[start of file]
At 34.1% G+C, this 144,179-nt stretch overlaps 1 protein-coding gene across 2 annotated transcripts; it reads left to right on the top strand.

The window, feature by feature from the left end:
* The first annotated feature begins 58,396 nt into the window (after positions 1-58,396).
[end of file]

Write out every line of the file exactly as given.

At 34.1% G+C, this 144,179-nt stretch overlaps 1 protein-coding gene across 2 annotated transcripts; it reads left to right on the top strand.

The window, feature by feature from the left end:
* The first annotated feature begins 58,396 nt into the window (after positions 1-58,396).